7 Year Rabbit Cycle

Ache Horns

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    7
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AllMusic Review by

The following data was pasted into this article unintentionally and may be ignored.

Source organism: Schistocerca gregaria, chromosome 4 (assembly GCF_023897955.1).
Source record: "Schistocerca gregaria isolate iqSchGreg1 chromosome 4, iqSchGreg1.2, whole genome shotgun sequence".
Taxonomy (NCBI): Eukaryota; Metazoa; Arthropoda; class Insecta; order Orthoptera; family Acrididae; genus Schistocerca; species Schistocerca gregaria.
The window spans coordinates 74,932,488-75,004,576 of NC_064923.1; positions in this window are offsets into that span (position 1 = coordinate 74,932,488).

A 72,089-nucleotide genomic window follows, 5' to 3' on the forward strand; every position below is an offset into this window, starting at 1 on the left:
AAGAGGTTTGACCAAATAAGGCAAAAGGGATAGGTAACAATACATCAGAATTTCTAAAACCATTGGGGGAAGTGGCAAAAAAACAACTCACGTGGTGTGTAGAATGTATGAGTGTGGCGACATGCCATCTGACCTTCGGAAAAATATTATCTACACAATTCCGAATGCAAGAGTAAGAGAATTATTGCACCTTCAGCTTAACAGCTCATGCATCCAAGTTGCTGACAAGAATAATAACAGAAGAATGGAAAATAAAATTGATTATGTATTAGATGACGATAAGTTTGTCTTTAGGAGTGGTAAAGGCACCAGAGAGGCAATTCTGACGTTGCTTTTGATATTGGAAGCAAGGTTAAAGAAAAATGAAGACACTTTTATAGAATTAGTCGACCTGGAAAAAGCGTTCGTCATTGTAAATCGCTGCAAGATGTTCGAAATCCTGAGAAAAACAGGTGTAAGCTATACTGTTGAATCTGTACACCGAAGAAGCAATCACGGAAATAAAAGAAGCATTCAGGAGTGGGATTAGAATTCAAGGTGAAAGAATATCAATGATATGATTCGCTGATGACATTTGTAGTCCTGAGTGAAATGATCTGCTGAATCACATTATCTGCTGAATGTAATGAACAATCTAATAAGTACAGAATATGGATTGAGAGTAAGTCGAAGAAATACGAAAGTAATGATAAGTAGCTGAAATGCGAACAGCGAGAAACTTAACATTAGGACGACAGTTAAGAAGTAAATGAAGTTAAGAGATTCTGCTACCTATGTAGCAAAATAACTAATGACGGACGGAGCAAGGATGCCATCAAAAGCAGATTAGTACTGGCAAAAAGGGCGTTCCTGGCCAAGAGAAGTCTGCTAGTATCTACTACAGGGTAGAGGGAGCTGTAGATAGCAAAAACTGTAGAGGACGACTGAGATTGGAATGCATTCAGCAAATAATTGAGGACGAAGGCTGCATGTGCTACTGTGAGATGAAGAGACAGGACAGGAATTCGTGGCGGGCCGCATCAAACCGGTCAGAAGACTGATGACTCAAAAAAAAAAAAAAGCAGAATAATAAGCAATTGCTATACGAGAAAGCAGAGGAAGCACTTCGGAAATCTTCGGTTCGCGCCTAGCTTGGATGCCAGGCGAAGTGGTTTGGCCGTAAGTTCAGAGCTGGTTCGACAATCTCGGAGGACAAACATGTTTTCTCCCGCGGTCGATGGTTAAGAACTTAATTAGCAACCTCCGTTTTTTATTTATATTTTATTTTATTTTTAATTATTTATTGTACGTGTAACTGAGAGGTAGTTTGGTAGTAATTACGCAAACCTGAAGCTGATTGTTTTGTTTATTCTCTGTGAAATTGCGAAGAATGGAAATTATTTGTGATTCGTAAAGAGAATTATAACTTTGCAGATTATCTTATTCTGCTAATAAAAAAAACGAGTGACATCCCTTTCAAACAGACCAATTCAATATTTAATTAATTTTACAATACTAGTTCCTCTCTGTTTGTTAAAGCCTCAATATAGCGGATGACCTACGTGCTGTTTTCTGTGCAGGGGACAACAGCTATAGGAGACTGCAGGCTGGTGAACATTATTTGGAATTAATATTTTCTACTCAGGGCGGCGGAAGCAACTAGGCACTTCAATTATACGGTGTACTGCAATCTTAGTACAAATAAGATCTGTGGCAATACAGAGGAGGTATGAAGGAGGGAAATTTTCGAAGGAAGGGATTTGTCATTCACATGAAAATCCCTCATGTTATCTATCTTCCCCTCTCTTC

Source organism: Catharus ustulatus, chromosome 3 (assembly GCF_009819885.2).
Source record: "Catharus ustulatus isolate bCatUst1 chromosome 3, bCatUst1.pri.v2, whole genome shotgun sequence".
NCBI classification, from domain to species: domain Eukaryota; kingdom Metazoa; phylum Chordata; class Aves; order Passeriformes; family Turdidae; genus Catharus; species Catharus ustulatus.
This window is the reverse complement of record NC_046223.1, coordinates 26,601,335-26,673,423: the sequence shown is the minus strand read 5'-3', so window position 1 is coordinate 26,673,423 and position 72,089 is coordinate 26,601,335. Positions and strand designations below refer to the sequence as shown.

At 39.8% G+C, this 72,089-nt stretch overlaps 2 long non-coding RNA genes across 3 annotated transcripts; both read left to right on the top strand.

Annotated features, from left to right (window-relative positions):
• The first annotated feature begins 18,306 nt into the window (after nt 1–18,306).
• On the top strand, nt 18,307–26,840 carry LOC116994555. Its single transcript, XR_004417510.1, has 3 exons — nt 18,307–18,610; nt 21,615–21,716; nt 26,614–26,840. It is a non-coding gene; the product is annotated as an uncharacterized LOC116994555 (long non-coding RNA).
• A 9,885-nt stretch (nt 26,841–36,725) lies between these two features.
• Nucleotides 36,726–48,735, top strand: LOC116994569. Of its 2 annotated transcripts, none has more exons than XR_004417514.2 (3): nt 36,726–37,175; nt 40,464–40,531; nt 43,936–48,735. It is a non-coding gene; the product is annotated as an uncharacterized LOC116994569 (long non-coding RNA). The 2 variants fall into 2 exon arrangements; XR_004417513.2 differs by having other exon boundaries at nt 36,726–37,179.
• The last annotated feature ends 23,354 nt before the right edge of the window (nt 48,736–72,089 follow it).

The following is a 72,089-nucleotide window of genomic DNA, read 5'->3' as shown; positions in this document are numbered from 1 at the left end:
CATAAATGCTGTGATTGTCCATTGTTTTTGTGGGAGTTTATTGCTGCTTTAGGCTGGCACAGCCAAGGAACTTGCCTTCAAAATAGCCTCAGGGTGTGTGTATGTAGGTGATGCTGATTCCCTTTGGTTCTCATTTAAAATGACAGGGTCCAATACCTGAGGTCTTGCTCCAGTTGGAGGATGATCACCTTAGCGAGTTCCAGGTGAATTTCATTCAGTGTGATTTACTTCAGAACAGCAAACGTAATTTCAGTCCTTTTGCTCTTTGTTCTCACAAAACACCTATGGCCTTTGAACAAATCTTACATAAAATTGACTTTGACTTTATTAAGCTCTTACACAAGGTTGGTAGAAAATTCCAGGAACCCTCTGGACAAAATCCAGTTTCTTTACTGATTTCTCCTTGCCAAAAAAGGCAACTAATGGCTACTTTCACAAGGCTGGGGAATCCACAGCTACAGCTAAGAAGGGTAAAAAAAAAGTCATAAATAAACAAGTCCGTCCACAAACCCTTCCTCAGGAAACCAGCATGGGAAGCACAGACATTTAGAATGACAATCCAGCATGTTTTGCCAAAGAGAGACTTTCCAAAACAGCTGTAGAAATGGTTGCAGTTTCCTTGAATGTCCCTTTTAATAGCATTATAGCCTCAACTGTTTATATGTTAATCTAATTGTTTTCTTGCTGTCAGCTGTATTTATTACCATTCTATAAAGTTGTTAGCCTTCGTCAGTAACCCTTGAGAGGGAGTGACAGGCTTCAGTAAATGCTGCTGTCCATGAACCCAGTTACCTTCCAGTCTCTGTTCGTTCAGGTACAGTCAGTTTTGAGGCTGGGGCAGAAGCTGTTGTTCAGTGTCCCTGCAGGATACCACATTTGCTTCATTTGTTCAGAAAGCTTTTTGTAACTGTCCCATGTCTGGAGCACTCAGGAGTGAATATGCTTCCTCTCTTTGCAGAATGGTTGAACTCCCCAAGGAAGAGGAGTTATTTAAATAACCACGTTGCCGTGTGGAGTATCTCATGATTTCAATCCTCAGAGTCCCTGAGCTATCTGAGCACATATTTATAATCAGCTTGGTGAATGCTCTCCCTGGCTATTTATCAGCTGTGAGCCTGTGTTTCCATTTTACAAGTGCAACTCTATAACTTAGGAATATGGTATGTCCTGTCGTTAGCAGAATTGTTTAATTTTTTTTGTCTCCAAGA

Say what you want about the pun of the title, but Ache Hornes shows that 7 Year Rabbit Cycle have a slowly elegant way around low-key rock as mood music. Starting not with drums or guitar but with nothing more than Ches Smith's measured, melancholy vibes on the opening "Untitled," the sextet's way around catching and holding the attention suggests the understated power of groups like Low or Codeine, but in its own striking, often disruptive fashion. The extended pauses between drum hits and one-note riffs in the center of "Puppies," for instance, suddenly disrupts what had been a steady, descending chord progression -- not to mention that the volume of said drums from Smith makes the Deerhoof nod in the liner notes quite understandable, especially as the break builds to an explosive but still somehow restrained climax. Kelly Goode's singing feels less like a lead and more like an observing voice and contributing instrument at many points, as songs such as "1234" demonstrate, but that doesn't mean she can't belt it out as needed -- check out her suddenly cutting singing on "Pirate" and "This Makes Me a Barn Burner" for strong examples. The core of the group feels in the end to be its three guitarists, often balancing open-ended, harsh feedback scraggles and a constant, never-varying melodic core, always aiming for a general counterpoint to each other. The lengthy "Magic Yam, Pt. 2" shows this interplay at its most open, building from near quiet notes to an explosive midsection that transforms into a stop-start conclusion, with Goode providing a haunting, unnervingly sad anchor. In the meantime, short minimal pieces along the lines of "Untitled" -- the solo guitar turn on "Historic C Ranch" and the full-band but extremely stripped-down "Wren," itself an enjoyably unexpected take on a Shel Silverstein lyric -- provide a fine balance against the lengthier compositions.

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